To say it’s crunch time would be an understatement.
With the Duke seniors on the brink of concluding their college athletic careers, an NCAA tournament berth all but out of reach and an away bout with North Carolina still looming in front of them, there is a lot the Blue Devils can and need to take away from their 67-51 loss to Boston College Thursday night in their penultimate regular season game.
While some quality shots were not falling for the Blue Devils, the core of their loss stemmed from inefficiency in disrupting the roaring Eagle offense, which shot 49.1% from the floor.
“To come back in the game, a lot of people think you have to score, but you really need stops,” said head coach Kara Lawson. “That gives you an opportunity to run out.”
For Duke, strong defensive performances, including crowd-inciting blocks by Duke forward Onome Akinbode-James and pressure from guard Celeste Taylor, were not enough to prevent the Eagles from engaging in economical off ball movement and stalwart play in the post.
Boston College guard Makayla Dickens tallied 16 points by repeatedly finding holes in the Duke defense, driving through the paint for layups and guard Cameron Swartz led all scorers with 21. Center Maria Gakdeng was a force to be reckoned with under the basket, collecting 16 points.
“I think the main thing was staying poised on offense,” said Gakdeng on the team’s 17-2 run that spanned from the first to the second quarter.
In the face of this composed scoring pressure, Duke did not back down, but grew antsy and impatient. After that Boston scoring run, Duke converted on some turnovers to bring the deficit down to five towards the end of the second quarter. However, this momentum would not hold, in part because the Blue Devils handed their opponents ample chances at the free throw line, breaking up the flow of the game and giving Boston College 10 points on 15 attempts from the stripe compared to Duke’s 6-of-9 mark.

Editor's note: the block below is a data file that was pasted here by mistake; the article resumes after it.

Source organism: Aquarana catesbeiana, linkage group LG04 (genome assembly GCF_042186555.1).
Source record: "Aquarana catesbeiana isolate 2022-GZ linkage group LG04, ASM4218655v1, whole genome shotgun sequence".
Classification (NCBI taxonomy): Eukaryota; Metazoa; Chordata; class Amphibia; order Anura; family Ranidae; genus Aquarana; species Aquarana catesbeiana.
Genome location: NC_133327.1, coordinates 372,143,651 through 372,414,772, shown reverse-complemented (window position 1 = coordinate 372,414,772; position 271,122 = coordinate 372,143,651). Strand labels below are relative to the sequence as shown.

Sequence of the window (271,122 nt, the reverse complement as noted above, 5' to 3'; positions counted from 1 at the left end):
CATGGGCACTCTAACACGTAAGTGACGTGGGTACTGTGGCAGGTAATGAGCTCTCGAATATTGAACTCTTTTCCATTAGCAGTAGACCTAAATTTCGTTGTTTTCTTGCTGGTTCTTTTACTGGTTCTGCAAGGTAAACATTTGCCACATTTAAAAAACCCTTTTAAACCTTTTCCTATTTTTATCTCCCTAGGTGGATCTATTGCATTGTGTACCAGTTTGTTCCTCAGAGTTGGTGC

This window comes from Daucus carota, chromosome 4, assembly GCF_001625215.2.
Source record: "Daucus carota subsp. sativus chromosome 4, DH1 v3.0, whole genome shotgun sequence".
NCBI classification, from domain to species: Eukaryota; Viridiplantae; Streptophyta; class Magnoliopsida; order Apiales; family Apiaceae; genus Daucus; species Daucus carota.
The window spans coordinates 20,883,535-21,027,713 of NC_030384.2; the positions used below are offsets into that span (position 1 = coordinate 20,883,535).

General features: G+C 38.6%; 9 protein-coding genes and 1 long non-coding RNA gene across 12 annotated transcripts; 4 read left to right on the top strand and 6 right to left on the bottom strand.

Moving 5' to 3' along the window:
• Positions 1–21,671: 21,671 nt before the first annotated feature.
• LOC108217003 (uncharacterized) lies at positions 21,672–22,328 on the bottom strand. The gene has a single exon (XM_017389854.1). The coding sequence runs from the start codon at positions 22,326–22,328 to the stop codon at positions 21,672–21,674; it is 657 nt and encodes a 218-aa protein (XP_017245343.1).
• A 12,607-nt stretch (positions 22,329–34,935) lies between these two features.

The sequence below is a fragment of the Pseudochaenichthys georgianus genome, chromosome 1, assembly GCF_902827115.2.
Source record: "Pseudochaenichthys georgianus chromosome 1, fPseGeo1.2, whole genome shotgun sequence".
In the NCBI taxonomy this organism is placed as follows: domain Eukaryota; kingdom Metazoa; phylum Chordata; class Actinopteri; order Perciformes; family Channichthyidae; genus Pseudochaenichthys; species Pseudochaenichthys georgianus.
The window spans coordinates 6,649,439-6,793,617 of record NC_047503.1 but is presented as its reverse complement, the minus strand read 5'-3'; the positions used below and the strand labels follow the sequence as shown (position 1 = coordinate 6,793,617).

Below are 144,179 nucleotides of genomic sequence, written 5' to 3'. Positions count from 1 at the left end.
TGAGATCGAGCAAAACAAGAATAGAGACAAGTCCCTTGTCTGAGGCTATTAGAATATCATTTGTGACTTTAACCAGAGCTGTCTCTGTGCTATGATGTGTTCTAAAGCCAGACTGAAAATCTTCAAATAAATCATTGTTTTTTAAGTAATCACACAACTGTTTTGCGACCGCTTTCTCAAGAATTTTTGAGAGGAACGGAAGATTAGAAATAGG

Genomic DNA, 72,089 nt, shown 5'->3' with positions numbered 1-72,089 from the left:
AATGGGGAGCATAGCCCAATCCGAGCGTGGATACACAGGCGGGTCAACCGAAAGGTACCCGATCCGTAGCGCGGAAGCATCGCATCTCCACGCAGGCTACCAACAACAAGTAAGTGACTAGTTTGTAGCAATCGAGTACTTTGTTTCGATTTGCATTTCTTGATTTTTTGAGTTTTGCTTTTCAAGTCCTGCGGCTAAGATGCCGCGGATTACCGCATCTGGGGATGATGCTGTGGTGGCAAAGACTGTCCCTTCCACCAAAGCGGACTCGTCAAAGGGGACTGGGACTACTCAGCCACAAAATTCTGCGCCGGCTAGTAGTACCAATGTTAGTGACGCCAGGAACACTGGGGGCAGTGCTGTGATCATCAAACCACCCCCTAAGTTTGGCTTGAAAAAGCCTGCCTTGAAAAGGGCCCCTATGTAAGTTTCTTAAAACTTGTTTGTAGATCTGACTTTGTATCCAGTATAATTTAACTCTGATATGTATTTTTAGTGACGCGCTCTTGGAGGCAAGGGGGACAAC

So what led to these defensive holes for Duke? A big part was its lack of pressure on Boston College before the Eagles entered the offensive zone.
“I thought during the stretch in the second half when [Boston College] created the most separation, we fell short in our transition defense,” said Lawson. “There were around three 3-pointers in a row, and it was a 16-point deficit all of a sudden.”
Allowing the Eagles to fly into their offensive zone however they pleased made defending them once they got there harder, and that difficulty resulted in more open looks for them and more fouls delivered by the Blue Devils.
If Duke does not up the ante against North Carolina, it would be hard to imagine it pulling out a win.
“On Sunday, we're playing a team whose transition offense is one of the best in the league, one of the best in the country,” said Lawson of the Tar Heels.
North Carolina is 12-5 on the season in ACC games, and beat Duke 78-62 with said transition mastery in Cameron Indoor earlier in the season.
In Duke’s contest against Boston College, the Eagles gave up more turnovers than the Blue Devils, but converted on more of their possessions to take the win. Duke is unlikely to hold onto this advantage against the Tar Heels, as they have the best turnover margin and third-best steals per game of ACC teams.
This Blue Devil team fought to some exciting wins earlier in the season, and it never stopped trying to find new ways to approach the basket against Boston College. With the regular season and the seniors’ college careers culminating in the epic atmosphere the rivalry will surely impart, a renaissance against North Carolina will be extremely challenging for Duke, but certainly not impossible.
“You don’t sit back and wait, you have to go make something happen,” said Lawson on how the team will come back from this loss. “So, that’s our job, we’ve got to make something happen on Sunday and I’m excited for our group to have that opportunity.”
The Blue Devils face off with the Tar Heels in Carmichael Arena at 4 p.m. Sunday.
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